FAKE MEDICINE – AFRICA’S SCOURGE
Imagine giving your seriously ill child life-saving antibiotic drugs only to see the youngster deteriorate and die and then to find out, later, that the drugs administered were fakes.
Well, for thousands of families in Nigeria that’s precisely the heartbreaking reality. However Elizabeth Tadic reports that the Nigerians, led by one dynamic and particularly outspoken doctor, are fighting back against the criminals involved in the fake drug racket.
REPORTER: Elizabeth Tadic
In the children’s emergency ward in Nigeria’s Calabar University Hospital, the doctors are fighting Africa’s biggest child-killer – malaria.
DR MARTIN MEREMIKWU, PAEDIATRICIAN: In the emergency room we have children who have been transfused yesterday, some of them have been convulsing and we’ve not had any deaths in the last 24 hours, which is strange, really, because usually a couple die each day and most of them, and this is not exaggerating, would be from malaria.
Experts believe the disease is killing between 1 million and 3 million people a year in Africa, 90% of them children under the age of 5. Yet 30 years ago, the disease had almost disappeared. So what’s causing Africa’s devastating resurgence of malaria? Dr Martin Meremikwu is one of Nigeria’s leading paediatricans. His assessment has shocked many people.
DR MARTIN MEREMIKWU: The source of the problem is fake drugs. And this is not hypothesis, this is a real-life situation – this happens every hour. In working here, the fake drugs is an issue, you know, because the parents would have given some drugs and they would have tried several things, some of which would have been ineffective because they are fake.
Dr Meremikwu is not alone in his belief that many, if not most, malaria deaths are the result of children being given useless medicines. Yet this racket in fake pharmaceuticals, has until recently has been largely ignored by governments, major drug companies and the media, at a terrible human cost.
DR DORA AKUNYILI, HEAD OF NAFDAC: We had about 80% of drugs in circulation that’s fake, people were dying like rats, out healthcare delivery system was losing credibility, our doctors were confused and it was a total disaster. The incidence of fake drugs is one of the greatest atrocities of our time – it is mass murder! Honestly, it is a form of terrorism against public health.
Dr Dora Akunyili is the head of the Nigerian Food and Drug regulation body, known as NAFDAC. This London-trained pharmacist was one of the first people to act and speak out to save patients from the hidden dangers of fake drugs.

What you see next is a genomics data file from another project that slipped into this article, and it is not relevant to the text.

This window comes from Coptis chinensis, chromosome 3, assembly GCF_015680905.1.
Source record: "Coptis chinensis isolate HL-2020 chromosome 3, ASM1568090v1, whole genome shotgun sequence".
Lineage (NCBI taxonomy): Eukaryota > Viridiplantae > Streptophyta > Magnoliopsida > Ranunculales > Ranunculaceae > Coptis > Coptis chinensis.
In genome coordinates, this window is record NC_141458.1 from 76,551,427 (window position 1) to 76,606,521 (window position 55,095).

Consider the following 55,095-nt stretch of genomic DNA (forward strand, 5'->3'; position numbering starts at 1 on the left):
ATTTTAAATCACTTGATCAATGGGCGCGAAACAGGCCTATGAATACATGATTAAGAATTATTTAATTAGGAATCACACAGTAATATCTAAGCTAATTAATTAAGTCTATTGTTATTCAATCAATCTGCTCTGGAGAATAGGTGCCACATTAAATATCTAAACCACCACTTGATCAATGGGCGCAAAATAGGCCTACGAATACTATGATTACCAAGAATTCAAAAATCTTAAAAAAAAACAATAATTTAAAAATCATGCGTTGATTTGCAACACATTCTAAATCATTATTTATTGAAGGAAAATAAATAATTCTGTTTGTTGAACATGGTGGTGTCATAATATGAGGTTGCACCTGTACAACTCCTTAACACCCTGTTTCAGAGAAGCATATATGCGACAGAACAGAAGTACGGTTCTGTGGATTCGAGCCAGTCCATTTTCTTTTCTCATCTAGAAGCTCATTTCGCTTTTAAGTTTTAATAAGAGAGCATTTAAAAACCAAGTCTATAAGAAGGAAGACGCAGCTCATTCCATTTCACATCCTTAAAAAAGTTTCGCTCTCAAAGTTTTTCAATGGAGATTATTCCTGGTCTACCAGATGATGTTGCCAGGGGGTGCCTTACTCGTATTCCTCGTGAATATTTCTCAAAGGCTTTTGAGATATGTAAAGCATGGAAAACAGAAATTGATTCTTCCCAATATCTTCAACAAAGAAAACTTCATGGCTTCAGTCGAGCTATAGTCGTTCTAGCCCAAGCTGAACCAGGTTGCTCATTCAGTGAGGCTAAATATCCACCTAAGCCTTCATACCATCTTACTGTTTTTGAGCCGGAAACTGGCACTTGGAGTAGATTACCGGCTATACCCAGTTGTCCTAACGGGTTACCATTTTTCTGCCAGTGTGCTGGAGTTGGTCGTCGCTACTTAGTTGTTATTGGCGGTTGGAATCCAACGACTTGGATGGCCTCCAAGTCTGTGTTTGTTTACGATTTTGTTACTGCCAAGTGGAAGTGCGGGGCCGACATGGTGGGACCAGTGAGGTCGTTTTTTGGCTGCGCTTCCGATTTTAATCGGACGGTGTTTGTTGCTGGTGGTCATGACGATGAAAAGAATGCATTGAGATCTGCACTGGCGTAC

DR DORA AKUNYILI: They hide the drugs inside various commodities. We have some T-shirts here – these are babywear – there are drugs hidden inside the babywear and we had millions of shirts with many, many billions of the drugs.
REPORTER: What kind of drugs are they?
DR DORA AKUNYILI: They had everything down to insulin, anti-snake venom, multivitamins, antibiotics.
Doctor Akunyili’s passion to stop the use of fakes is driven by personal tragedy.
DR DORA AKUNYILI: My sister was a diabetic and she was taking rubbish insulin. Her blood sugar could not be controlled. She eventually died. Even before she died she had an injection – the antibiotics she was getting were all fake and she just slowly, slowly died. That was in 1988. The doctors were all confused, we were confused. I’m a pharmacist, my husband a medical doctor, yet we were just looking at her dying.
But waging her war on the racketeers became a very dangerous business.
DR DORA AKUNYILI: The first thing the drug counterfeiter does is to have discussions on how you can work together.
REPORTER: And you couldn’t be bribed?
DR DORA AKUNYILI: Nobody can bribe me, by the grace of God. Why should anyone bribe me? You know how many millions of people have died from using fake drugs. My own sister died. That is blood money.
Unable to bribe her, the fake drug gangs tried to kill her. She was attacked in a hail of gunfire while she was on the road.
DR DORA AKUNYILI: So many assassination attempts in this country have happened in traffic jams.
A bullet pierced her headscarf, grazed her skull and eventually killed a bus driver who pushed into her convoy.
DR DORA AKUNYILI: Because the man wanted to be part of my convoy, he took the bullets.
Now she travels the busy streets of Lagos in a bulletproof car with full police escort.
DR DORA AKUNYILI: This is one of the busiest parts of Lagos, you cannot just walk here with your camera. Women are less prone to corruption than men. Even in NAFDAC, we no longer post men to some positions. Like, we no longer post men to take charge of the ports or to take charge of registration. No, we don’t do that anymore because we run into a lot of problems. I don’t believe that men being easily compromisable is an African problem because even in your country, Australia I don’t know how many men in your country can be offered millions of your currency and the man will say no, but some women will reject it, yes. Elizabeth, this is my director of enforcement. He is rare – he’s a man, but he’s not corrupt. But he’s a man. I said men are more susceptible to corruption.
NAFDAC DIRECTOR: That’s general all over the world, it’s not peculiar to Nigeria.
DR DORA AKUNYILI: Why are you more susceptible to corruption?
NAFDAC DIRECTOR: We’re more exposed than women, we have to struggle generally for the survival of the world, including women and children.